The whole congregation raised their hands enthusiastically. The priest looked around the church for a while and eventually noticed, in the third row on the left, a man sitting there with his hands on his lap. He was impressed at the humility of the man. "How humble," he thought, "not to presume that he will go to Heaven, but no doubt striving to be there some day".
He asked the congregation to lower their hands and then he asked the man: "Why did you not raise your hand?"
The man replied: "I'm not sure I want to go to Heaven if they'll all be there!"
And that's the point I suppose. We all believe that we are going to Heaven some day. We all feel that we are worthy enough to be there. After all, we go to church on Sundays, we say our prayers, sometimes, we are generally good people; so why shouldn't we be there? Even people who do not believe in God, when asked whether they'd prefer to go to Heaven or hell they choose to go to Heaven.
We treat Heaven, however we might visualise it to be, as a luxury hotel where we will be welcomed with open arms, and indeed the current residents will be honoured to have us there. We look forwards to spending an eternity with God, without even considering whether He wants to spend an eternity with us. We judge ourselves according to our standards and forget that God has His own standards as to whom He will welcome with open arms.
"Not everyone who calls me 'Lord, Lord' will enter the Kingdom of Heaven, but only those who do what my Father in Heaven wants them to do." Matthew 7:21
In other words - There are no parrots in Heaven.
Despite what some people might think, that there are animals in Heaven; and that they'll be re-united with their pets one day. Personally, I hope there are no animals up there; because I'd hate to come face to face with the Sunday roast admonishing me for having eaten it. But I digress.
I am not one of those people who believes we have to work hard and strive to enter Heaven; and that it is all to do with good works and sacrifices and we enter Heaven on our own merit.
Of course, our actions and behaviours do have a bearing as to whether we are worthy to spend an eternity with our loving Creator; but there's more to it than that.
If throughout our lives we choose not to believe in the existence of God. If we choose not to believe that Jesus Christ is His Son, who died for us. And if we maintain that belief all through life, in the arrogant stance that we are correct. We cannot expect to find ourselves welcomed in Heaven. How could we go to a place we do not believe exists and be with an Almighty Creator whose existence we have denied to the last?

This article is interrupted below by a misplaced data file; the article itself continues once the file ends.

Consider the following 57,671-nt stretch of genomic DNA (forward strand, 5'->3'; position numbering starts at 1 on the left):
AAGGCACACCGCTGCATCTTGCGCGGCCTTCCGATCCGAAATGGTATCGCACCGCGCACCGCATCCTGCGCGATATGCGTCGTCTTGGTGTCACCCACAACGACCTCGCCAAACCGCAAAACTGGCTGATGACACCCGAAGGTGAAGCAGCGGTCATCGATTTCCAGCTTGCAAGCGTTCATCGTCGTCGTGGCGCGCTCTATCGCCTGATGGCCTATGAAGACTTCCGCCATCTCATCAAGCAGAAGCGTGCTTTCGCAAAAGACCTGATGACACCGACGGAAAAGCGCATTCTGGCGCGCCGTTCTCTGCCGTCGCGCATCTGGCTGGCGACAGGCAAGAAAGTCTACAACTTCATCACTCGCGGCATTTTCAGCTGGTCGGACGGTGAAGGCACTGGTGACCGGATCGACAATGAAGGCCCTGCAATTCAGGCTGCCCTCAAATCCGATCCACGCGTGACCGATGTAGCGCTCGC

What is the point of going to church regularly and forever praying when we do not even notice Lazarus starving at our gate?
What is the point in proclaiming we are Christians and we believe in God when our behaviour bears no resemblance to God's love as personified by Christ? Even the devil believes in God, but his actions are hardly to be emulated.
What is the point of lighting candles and placing flowers in church, serving on church committees and doing all sorts of other voluntary work if our life-style is hardly Christ-like?
So if our prayers, our devotions, our belief in God and good works by themselves are not enough; what should we do to enter Heaven?
Let us remember that we cannot buy our way into Heaven. All our good deeds, prayers, lit candles, flowers and even giving money to charity will not by themselves open Heaven's gate for us. What is missing from our actions is love.
God loves us so much that His invitation to Heaven is open to anyone who loves Him back and trusts Him in all things.
Our relationship with God should be a one-to-one relationship, built on love, trust and respect. Not on fear that we might not meet His demanding standards to enter His Kingdom. If fear there is, it should be the fear of hurting Him and disappointing Him by our behaviour. Very much as a good son would fear hurting his parents by his actions.
FATHER FRANCIS MAPLEFather Francis Maple O.F.M Cap. in one of his sermons makes a good point about our relationship with God by referring to a leaning tree. Here's what he says:
I think of a life as a tree. If a tree leans in one direction when it dies it will fall in that direction. It is not going to fall in the opposite direction. So, too, with our lives. If all the time we are leaning towards God, very likely, with God's grace we shall fall into His arms when we die. But if our lives never point to God, it is very likely that when we die we shall die in enmity with God.
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